Kathy and David WardKathy Ward runs a small circus in San Antonio, Texas. Her six acts alternate growing too quickly and perfecting new tricks. When not managing chaos Kathy reads several books at once, wanders aimlessly around the city and avoids housework. She also likes cross-stitch and naps. She blogs at www.alibraryforme.blogspot.com when she can remember.


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8 Responses to Understanding Asperger’s

  1. Bonnie says:

    My sweet and wonderful nephew may deal with Asperger’s and his mother has been great to educate us about the challenges but also the blessings. It’s a difficult identification (not diagnosis) because by some criteria he fits, and by others he doesn’t. He experiences the world in a different way from other children, and has brought wonderful perspective. What a gift of a child he is! But it’s hard for others to understand his quirks and uniqueness, and the challenge does make life different for his parents and for him. What an opportunity to embrace seeing the world differently! He is such a blessing and his mother has inspired me to enlarge my views, to try harder myself rather than expecting the world to fit my preconceived notions. Thank you for telling this story with your great faith and perspective.

  2. jendoop says:

    Your post, and your life, is an example to me Kathy. I hope to one day have the perspective that you do in relation to my children’s difficulties. What a hopeful post, thank you.

  3. MSKeller says:

    I know no one (officially) with Aspergers, but I suspect some either are, and it isn’t public knowledge or they themselves do not know. I so appreciate you sharing your experiences and the sweetness that can come with, as you say, ‘those who aren’t in the center’.


  4. Becky L. Rose says:

    Here is a resource for you all. This web sight has a lot of activities and games to play with kids on the autism spectrum. A lot of it is free and there is some for purchase. I use this stuff with kids who have anger/communication problems. http://autismteachingstrategies.com/

    Because of working with this diagnosis I can spot them right off. Have you read the articles in the Ensign about this topic. There are just a few. Meridian Magazine also had someone write about his experiences as a married adult with aspergers. It was a few years ago, but if you search I’m sure you can find it.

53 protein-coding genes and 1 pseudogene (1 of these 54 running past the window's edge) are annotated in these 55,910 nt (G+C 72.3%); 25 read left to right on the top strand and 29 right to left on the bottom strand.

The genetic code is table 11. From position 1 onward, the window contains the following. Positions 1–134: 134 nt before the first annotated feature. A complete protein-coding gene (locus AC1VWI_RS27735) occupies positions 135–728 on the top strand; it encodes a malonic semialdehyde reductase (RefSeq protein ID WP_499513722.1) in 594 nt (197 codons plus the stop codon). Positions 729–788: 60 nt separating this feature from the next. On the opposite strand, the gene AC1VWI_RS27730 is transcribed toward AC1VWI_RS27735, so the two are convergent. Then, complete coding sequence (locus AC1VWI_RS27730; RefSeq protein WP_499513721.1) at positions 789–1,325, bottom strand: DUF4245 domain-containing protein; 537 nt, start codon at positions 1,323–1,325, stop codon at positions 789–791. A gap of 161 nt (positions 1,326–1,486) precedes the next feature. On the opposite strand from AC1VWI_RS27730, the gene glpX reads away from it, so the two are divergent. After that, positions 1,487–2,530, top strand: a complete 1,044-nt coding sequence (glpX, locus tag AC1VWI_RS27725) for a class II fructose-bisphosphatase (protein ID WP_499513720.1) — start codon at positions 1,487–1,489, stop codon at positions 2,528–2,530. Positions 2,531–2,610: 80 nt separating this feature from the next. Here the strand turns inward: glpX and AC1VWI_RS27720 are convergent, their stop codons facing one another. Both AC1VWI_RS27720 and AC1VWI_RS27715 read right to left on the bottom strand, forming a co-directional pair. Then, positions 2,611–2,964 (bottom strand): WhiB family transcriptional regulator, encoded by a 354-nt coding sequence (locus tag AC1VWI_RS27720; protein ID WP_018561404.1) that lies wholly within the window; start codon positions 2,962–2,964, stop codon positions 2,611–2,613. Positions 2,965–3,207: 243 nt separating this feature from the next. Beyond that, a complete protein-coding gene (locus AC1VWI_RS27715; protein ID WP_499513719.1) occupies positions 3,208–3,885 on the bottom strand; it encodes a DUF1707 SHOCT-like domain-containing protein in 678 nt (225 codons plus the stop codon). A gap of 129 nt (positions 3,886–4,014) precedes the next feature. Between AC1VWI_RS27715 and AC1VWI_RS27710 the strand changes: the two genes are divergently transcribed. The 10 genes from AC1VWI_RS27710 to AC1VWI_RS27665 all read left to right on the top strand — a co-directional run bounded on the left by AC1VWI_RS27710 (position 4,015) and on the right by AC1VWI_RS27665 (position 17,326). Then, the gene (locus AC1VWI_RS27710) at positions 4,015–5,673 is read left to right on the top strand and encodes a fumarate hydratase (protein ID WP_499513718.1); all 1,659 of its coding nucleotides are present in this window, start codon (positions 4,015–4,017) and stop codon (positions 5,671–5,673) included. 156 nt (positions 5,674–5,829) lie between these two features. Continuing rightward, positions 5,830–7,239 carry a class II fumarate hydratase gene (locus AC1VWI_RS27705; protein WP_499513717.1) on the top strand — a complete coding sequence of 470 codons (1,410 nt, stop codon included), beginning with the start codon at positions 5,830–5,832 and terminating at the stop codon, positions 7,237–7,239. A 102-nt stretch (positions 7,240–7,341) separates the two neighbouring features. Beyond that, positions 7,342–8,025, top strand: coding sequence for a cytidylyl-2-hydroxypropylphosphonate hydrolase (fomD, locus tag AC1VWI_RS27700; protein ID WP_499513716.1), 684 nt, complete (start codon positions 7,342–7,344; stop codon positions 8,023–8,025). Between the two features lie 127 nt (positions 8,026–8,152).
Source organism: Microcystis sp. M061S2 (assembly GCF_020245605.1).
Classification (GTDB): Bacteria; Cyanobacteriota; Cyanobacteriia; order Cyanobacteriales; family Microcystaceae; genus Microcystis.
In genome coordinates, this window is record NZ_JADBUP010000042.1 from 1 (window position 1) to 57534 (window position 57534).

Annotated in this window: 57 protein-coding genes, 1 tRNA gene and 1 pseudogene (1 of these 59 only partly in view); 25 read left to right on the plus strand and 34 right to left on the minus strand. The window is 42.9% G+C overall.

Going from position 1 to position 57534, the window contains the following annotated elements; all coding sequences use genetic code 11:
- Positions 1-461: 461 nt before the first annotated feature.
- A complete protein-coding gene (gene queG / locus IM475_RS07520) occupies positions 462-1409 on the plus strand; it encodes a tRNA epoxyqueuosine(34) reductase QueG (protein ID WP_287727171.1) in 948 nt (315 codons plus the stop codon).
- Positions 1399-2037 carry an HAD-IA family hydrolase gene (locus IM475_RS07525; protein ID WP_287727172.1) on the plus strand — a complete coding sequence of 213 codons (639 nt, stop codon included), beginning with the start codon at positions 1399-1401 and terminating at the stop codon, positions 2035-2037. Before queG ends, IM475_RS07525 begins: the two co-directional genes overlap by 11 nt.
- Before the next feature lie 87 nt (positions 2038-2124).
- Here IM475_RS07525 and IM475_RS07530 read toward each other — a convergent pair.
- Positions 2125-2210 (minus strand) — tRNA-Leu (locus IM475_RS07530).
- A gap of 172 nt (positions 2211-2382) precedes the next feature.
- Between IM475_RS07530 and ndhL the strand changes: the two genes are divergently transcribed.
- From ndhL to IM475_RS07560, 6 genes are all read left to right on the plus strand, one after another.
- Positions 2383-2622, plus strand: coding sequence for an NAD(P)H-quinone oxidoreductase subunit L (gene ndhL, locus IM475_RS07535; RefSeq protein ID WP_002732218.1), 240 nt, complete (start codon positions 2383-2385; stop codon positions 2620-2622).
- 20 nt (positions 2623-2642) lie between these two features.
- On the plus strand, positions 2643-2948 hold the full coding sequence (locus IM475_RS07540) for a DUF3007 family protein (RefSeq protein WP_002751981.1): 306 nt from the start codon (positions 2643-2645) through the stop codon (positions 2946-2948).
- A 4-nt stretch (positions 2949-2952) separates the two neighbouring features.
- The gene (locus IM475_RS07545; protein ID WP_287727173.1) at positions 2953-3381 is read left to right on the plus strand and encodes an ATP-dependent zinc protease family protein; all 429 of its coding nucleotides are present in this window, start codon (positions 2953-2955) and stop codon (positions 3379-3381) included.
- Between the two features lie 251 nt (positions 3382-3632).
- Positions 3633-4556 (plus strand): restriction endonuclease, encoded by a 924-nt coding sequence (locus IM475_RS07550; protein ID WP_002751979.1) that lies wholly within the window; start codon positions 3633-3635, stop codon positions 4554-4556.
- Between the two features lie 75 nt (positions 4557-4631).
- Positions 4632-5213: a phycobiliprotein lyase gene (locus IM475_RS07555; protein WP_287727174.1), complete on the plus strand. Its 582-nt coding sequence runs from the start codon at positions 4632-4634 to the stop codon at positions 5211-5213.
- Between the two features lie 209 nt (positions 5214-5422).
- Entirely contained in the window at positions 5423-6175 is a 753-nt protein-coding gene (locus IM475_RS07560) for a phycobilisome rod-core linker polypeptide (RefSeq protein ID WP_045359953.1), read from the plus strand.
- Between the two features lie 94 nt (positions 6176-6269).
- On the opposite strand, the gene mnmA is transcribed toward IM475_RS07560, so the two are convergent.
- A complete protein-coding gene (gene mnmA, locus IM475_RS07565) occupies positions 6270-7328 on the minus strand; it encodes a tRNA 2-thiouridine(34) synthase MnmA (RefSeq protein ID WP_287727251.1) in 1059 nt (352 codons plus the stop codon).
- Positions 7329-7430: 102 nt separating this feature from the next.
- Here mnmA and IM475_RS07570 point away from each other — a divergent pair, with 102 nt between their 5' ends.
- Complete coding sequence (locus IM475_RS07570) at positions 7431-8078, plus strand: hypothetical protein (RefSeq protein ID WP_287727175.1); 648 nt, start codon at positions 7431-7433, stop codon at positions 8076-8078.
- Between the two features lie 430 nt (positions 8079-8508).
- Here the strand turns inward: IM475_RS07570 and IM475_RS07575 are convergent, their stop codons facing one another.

5. readermom says:

    My husband has an Asperger’s spotting habit. I think sometimes it is too easy. So many of us don’t fit the “norm” Asperger’s kids just have a very specific way they don’t fit. Though I have often been grateful for the descriptive nature of Ryan’s diagnosis. It helps us know what is going on in his head. So many don’t have that rough guide.

  6. teelea says:

    Becky–I am the person who wrote the Meridian article. To be honest, I wrote it largely because when I was diagnosed six years ago, I realized that certain elements of AS have some implications for aspects of church activity (missions, participation in activities, struggles with attending church, not fitting in, etc.). I went looking for information written from an LDS perspective, and found virtually nothing. So I decided to write the kind of article I wish I had been able to find, hoping that it would help somebody feel less alone, as well as helping to get a conversation going.

    Thankfully, things have changed a lot in the five years since I wrote that article. There is a very robust conversation going, and while there is still much to be done, I have found that in the church there is a growing awareness and acceptance of AS and similar conditions. Also in the last five years, some families with autistic/AS children have moved into our ward, so that our family (with autistic teenagers, one AS and the other low-functioning) doesn’t feel so alone any more. We have been able to provide a great deal of support for each other. Thanks for adding to the conversation.

    And incidentally, anybody with autistic children, or who is on the spectrum themselves, will find that the books published by Jessica Kingsley Publishers (www.jkp.com) to be a fantastic help. They publish self-help type books that address a huge variety of issues related to autism AS. It’s very much worth checking out.

  7. Kate says:

    Although I’ve been following Real Intent for a while, the timing of this discussion on mental health and subsequently Asperger’s Syndrome in particular sent a ping through my spine when I first saw it. Our only son, Ben (6), was formally diagnosed with Asperger’s Syndrome just recently.